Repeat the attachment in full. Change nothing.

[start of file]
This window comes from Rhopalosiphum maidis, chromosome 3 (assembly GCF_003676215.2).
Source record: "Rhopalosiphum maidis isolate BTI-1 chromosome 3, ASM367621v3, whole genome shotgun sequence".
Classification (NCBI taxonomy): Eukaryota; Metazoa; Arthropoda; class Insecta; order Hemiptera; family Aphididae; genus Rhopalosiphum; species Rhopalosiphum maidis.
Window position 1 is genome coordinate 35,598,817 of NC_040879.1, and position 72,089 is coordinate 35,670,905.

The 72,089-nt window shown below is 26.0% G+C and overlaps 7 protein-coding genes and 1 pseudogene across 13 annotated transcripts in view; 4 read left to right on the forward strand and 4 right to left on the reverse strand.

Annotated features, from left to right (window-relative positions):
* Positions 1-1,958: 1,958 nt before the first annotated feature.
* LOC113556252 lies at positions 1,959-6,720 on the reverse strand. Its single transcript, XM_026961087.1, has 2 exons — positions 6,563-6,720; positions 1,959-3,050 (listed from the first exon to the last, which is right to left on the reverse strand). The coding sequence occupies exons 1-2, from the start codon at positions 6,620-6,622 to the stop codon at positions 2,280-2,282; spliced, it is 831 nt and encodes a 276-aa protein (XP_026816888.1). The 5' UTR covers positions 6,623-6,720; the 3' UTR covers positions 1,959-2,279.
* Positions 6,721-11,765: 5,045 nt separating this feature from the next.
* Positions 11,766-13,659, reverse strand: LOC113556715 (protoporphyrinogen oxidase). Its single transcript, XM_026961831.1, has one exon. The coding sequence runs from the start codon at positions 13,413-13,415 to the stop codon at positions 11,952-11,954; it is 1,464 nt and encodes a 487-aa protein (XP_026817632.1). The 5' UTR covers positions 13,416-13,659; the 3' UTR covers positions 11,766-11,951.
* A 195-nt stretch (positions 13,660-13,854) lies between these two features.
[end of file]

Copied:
This window comes from Rhopalosiphum maidis, chromosome 3 (assembly GCF_003676215.2).
Source record: "Rhopalosiphum maidis isolate BTI-1 chromosome 3, ASM367621v3, whole genome shotgun sequence".
Classification (NCBI taxonomy): Eukaryota; Metazoa; Arthropoda; class Insecta; order Hemiptera; family Aphididae; genus Rhopalosiphum; species Rhopalosiphum maidis.
Window position 1 is genome coordinate 35,598,817 of NC_040879.1, and position 72,089 is coordinate 35,670,905.

The 72,089-nt window shown below is 26.0% G+C and overlaps 7 protein-coding genes and 1 pseudogene across 13 annotated transcripts in view; 4 read left to right on the forward strand and 4 right to left on the reverse strand.

Annotated features, from left to right (window-relative positions):
* Positions 1-1,958: 1,958 nt before the first annotated feature.
* LOC113556252 lies at positions 1,959-6,720 on the reverse strand. Its single transcript, XM_026961087.1, has 2 exons — positions 6,563-6,720; positions 1,959-3,050 (listed from the first exon to the last, which is right to left on the reverse strand). The coding sequence occupies exons 1-2, from the start codon at positions 6,620-6,622 to the stop codon at positions 2,280-2,282; spliced, it is 831 nt and encodes a 276-aa protein (XP_026816888.1). The 5' UTR covers positions 6,623-6,720; the 3' UTR covers positions 1,959-2,279.
* Positions 6,721-11,765: 5,045 nt separating this feature from the next.
* Positions 11,766-13,659, reverse strand: LOC113556715 (protoporphyrinogen oxidase). Its single transcript, XM_026961831.1, has one exon. The coding sequence runs from the start codon at positions 13,413-13,415 to the stop codon at positions 11,952-11,954; it is 1,464 nt and encodes a 487-aa protein (XP_026817632.1). The 5' UTR covers positions 13,416-13,659; the 3' UTR covers positions 11,766-11,951.
* A 195-nt stretch (positions 13,660-13,854) lies between these two features.